Ravens coach John Harbaugh emphatically defended quarterback Lamar Jackson’s throwing ability Monday, saying he had no use for questions about the rookie’s acumen on that side of the job.
Jackson rushed for 117 yards in his first career start against the Cincinnati Bengals, almost twice as many as any previous Ravens quarterback had managed in a game. But he still left skeptics wondering if he can mix in enough throws to keep NFL defenses honest.
Harbaugh was having none of that.
“How many plays did the kid make? Running around, throwing the ball? In the pocket, throwing the ball?” Harbaugh said. “All this veiled stuff, is he really a thrower? I’ve got news for you — he’s a thrower. The kid can throw. He’s a quarterback!”
Jackson carried the ball 27 times and attempted just 19 passes in Sunday’s victory, and Harbaugh acknowledged that ratio is unsustainable.
“I think it’s obvious,” he said. “You don’t want your quarterback getting hit that much. It’s not going to last that way. I think that’s pretty self-evident.”
Jackson seems likely to start again Sunday against the Oakland Raiders, another game the Ravens must win to keep pace in the AFC wild-card race. Though Harbaugh said Joe Flacco “has a chance” to play this week, he previously said the veteran’s right hip injury would make that difficult.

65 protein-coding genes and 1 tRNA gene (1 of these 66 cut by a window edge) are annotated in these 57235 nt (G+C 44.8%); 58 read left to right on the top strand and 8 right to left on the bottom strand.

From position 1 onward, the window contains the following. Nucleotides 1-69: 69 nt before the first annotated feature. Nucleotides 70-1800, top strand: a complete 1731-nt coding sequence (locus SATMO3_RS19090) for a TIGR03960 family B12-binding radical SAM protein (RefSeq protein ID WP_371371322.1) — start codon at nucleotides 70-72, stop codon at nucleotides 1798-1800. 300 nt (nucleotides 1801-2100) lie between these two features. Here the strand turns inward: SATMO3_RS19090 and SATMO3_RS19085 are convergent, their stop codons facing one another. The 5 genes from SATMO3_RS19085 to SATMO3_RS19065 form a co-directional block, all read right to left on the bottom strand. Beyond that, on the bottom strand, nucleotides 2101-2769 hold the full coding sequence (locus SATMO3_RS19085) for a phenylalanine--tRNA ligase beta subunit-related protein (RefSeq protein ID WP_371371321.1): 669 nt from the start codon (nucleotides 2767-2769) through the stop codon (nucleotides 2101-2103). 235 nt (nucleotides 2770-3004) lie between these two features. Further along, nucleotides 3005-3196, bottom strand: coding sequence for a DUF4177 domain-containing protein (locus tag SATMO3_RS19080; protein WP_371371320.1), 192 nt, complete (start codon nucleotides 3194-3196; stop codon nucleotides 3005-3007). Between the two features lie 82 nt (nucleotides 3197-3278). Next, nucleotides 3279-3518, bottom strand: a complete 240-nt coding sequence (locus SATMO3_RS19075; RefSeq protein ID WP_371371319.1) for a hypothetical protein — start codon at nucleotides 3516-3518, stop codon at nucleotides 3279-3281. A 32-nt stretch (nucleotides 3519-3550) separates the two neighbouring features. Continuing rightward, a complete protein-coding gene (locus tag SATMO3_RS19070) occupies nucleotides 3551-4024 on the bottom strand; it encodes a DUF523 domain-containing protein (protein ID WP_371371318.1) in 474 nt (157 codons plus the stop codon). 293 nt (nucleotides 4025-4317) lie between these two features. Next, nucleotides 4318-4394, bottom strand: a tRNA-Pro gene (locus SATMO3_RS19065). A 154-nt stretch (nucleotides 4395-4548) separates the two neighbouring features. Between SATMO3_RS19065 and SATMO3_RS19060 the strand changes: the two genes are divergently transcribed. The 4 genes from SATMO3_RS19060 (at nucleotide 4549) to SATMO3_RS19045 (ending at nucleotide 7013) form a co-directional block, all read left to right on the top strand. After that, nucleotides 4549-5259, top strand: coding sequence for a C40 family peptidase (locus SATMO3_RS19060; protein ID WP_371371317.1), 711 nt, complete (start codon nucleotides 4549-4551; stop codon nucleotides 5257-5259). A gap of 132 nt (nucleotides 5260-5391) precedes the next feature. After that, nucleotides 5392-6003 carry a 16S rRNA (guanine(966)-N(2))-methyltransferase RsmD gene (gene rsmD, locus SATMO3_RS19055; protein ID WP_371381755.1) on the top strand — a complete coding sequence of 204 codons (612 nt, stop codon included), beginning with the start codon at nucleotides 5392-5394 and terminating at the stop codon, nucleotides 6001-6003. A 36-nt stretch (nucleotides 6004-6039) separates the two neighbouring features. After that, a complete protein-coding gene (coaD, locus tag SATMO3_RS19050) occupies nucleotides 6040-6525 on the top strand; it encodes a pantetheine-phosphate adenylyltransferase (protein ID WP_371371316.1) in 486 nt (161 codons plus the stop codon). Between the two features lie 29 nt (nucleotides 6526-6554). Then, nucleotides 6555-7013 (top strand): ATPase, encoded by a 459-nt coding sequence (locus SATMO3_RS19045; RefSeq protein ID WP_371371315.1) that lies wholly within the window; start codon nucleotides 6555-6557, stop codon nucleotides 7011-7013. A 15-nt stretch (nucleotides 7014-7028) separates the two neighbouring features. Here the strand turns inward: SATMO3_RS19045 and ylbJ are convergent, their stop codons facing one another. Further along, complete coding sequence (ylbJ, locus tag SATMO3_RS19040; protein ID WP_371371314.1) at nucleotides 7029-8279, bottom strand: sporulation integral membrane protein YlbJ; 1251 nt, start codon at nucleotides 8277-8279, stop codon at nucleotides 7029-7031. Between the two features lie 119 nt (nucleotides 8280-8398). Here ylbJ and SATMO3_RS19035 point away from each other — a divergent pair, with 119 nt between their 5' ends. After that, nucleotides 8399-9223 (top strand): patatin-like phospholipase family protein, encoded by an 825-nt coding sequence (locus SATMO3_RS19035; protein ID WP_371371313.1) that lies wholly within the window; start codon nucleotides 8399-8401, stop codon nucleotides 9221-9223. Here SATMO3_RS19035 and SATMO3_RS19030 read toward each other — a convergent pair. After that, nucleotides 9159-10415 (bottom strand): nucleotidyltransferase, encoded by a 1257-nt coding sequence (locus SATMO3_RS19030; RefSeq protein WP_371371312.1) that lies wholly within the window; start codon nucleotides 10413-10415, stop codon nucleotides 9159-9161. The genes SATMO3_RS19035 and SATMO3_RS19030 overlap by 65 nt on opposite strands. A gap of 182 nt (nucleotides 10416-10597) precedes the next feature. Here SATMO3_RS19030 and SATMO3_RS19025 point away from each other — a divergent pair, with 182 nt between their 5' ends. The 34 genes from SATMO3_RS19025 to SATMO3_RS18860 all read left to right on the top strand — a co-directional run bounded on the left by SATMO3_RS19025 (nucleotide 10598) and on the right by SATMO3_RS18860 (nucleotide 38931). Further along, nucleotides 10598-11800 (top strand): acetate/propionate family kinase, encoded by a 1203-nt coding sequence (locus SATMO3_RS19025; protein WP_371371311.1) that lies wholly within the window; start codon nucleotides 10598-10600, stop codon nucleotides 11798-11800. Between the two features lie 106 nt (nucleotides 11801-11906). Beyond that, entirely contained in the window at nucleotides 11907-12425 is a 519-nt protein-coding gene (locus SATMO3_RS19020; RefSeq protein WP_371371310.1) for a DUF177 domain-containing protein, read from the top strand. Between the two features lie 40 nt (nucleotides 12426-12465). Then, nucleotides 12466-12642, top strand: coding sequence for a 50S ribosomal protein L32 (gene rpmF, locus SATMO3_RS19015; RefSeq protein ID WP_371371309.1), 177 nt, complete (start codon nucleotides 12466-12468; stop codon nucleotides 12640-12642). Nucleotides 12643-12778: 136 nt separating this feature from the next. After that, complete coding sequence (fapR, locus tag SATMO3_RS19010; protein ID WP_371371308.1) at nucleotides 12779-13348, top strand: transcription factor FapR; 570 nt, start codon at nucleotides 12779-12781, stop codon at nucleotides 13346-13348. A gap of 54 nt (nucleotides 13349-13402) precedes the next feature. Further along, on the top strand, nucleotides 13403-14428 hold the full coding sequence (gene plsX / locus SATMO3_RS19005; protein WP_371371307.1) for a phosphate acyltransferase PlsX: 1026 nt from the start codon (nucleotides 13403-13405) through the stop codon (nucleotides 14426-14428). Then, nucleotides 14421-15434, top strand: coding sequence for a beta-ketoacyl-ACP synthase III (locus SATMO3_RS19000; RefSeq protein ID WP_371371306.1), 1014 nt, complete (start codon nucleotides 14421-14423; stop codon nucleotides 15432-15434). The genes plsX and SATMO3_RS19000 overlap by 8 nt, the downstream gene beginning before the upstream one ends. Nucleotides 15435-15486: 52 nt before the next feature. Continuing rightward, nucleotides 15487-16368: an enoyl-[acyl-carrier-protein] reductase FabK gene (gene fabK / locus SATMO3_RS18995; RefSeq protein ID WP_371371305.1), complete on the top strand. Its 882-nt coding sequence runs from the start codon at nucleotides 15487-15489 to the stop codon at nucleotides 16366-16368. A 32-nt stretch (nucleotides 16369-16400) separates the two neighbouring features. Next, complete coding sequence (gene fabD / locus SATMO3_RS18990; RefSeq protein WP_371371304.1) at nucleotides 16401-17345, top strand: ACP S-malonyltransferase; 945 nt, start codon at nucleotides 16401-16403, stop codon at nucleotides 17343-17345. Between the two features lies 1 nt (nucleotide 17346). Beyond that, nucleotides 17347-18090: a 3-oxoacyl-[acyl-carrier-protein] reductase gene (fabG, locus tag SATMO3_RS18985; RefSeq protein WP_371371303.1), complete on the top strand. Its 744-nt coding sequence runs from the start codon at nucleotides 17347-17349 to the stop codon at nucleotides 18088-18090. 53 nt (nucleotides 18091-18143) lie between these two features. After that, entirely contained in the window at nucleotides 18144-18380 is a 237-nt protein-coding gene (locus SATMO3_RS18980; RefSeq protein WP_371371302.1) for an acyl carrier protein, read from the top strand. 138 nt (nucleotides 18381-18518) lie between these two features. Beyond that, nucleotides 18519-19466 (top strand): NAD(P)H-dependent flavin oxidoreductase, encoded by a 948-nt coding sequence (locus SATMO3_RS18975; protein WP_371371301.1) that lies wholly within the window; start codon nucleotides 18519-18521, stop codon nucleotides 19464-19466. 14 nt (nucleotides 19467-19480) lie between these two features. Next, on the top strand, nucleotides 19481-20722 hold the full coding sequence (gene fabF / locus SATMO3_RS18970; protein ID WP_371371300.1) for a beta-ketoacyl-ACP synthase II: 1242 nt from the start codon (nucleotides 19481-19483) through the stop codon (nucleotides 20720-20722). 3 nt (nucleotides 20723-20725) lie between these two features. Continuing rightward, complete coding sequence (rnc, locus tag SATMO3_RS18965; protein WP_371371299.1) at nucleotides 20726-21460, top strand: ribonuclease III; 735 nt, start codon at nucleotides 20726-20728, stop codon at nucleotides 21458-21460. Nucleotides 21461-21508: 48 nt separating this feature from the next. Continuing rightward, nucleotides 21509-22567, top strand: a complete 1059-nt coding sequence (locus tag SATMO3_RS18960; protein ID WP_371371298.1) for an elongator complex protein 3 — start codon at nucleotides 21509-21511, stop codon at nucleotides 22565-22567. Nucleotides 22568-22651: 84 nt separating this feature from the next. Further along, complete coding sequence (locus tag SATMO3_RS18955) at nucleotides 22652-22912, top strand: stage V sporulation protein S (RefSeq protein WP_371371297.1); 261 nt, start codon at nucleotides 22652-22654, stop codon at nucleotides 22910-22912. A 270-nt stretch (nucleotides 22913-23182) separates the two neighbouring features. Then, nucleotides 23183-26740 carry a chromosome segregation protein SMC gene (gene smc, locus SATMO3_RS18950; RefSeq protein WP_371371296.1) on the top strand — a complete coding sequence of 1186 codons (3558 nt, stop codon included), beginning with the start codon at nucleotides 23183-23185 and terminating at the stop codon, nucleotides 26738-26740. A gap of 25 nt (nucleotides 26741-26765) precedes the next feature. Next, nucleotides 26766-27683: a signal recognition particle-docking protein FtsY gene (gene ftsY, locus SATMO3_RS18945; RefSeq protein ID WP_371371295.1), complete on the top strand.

“It’s not a surgical thing,” he said. “It’s a calming down type of a thing, with the hip.”
When asked whether Jackson would be the starter going forward, Harbaugh said, “I’m not getting into any of that.”
He was happy with Jackson’s overall effort against the Bengals, but more specifically, his accuracy. The rookie completed 13 of 19 attempts, throwing from every conceivable angle.
Harbaugh said the variety of Jackson’s release points — including one completion to Chris Moore on which he threw like a submarine pitcher — did not bother him.
“He’s not 6-foot-6. He’s going to have to use different release points,” Harbaugh said. “To me, it’s [about] accuracy. … One of the things they do a great job of coaching Lamar on is the platform, the base. You want to have a good, wide base, knees bent, and you want to throw it from a low posture to bring the legs into it. I think as long as he’s got that part of it, the release point is probably not quite as important, especially for a talented guy like Lamar. I think he’s a natural thrower.”